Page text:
Visceral adiposity and its differential impact on systemic and cerebrovascular function

Danielle Hodson, Christopher Marley, Julien Brugniaux, R Petit, W Evans, Damian Bailey

Research output: Chapter in Book/Report/Conference proceedingConference contributionpeer-review


Introduction: Traditionally, much interest has focused on the cardiovascular complications of obesity while its impact on the cerebrovasculature is comparatively less well established. This is surprising given its association with stroke, cognitive decline, dementia and depression which ultimately decrease an individual's functional quality of life (1). To explore this in more detail, the present study was designed to examine to what extent abdominal obesity and the excessive accumulation of visceral adipose tissue (VAT) is associated with impaired cerebrovascular function in the form of cerebral hypoperfusion and decreased vasoreactivity.

Method: We recruited 10 non-medicated obese aged 28 (mean) ± 8 (SD) years and 13 non-obese participants (22±5 years). Total body mass (TBM), body fat % (BF) and body mass index (BMI) were collected via bioelectrical impedance analysis (BC-418, Tanita) and VAT assessed using computer tomography scans (GE Hawkeye Scanner). Aortic (carotid to femoral) pulse wave velocity (PWV) was performed via applanation tonometry (SphygomoCor BPAS-1). Middle cerebral artery velocity (MCAv, transcranial Doppler Ultrasound), mean arterial pressure (MAP, finger photoplethysmography) and end-tidal carbon dioxide (PETCO2, capnography) were measured during steady-state exposure to hypercapnea (5% CO2 in balanced air) and hypocapnea (hyperventilation) as previously outlined (2). Cerebrovascular resistance (CVR) and conductance (CVC) were calculated as MAP/MCAv, and MCAv/MAP respectively. Cerebrovascular reactivity (CVRCO2) was calculated as the percent change in MCAv per mmHg change in PETCO2. Data were analysed using a 2-way repeated measures ANOVA and independent sample t-tests to establish between group differences. Correlations between VAT and haemodynamic variables were performed using Pearson Moment Correlations, with significance established at P < 0.05.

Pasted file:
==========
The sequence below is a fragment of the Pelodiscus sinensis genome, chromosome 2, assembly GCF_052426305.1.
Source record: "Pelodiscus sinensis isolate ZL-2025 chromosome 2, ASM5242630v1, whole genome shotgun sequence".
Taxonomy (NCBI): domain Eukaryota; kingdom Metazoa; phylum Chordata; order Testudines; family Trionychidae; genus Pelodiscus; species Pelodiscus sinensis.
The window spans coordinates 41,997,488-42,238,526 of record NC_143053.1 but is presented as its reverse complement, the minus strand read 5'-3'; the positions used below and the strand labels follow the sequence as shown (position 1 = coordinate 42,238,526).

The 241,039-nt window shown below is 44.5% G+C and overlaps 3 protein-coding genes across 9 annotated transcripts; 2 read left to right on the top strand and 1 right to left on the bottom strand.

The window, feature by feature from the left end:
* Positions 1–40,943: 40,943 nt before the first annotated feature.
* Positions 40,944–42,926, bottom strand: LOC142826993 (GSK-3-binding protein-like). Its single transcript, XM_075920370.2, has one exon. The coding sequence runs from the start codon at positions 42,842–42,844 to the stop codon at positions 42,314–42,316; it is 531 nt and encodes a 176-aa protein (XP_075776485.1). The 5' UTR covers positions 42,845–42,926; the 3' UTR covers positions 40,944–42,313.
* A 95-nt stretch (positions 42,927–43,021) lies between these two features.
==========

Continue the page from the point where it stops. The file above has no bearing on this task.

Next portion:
Results: By design, obese had a higher BM (119.3±34.9 vs. 69.7±2.3 kg, respectively), BF (29±6 vs.22±8%), BMI (36.9±9.0 vs. 24.2±2.9 kg.m2) and VAT (81±27 vs. 45±23) compared to the non-obese controls (P < 0.05). Aortic PWV was shown to be elevated in the obese (6.8±1.0 vs. 5.8±0.9 (m/s, P < 0.05) and associated with VAT (r = 0.41, P < 0.05). In contrast, we failed to observe any between group differences in cerebral haemodynamic function.

Conclusions: Collectively, the present findings demonstrate that while excess visceral adiposity is associated with impaired systemic vascular function, such adverse effects fail to "translate" to the cerebrovasculature which appears comparatively more "preserved". The mechanisms and indeed long-term clinical consequences associated with the differential impact of VAT on the human circulation warrant further investigation.
Original languageEnglish
Title of host publicationProceedings of The Physiological Society
Volume32, PC047
Publication statusPublished - 2014
EventObesity: A Physiological Perspective - Newcastle United Football Club, Newcastle, United Kingdom
Duration: 10 Sept 201412 Sept 2014


Country/TerritoryUnited Kingdom


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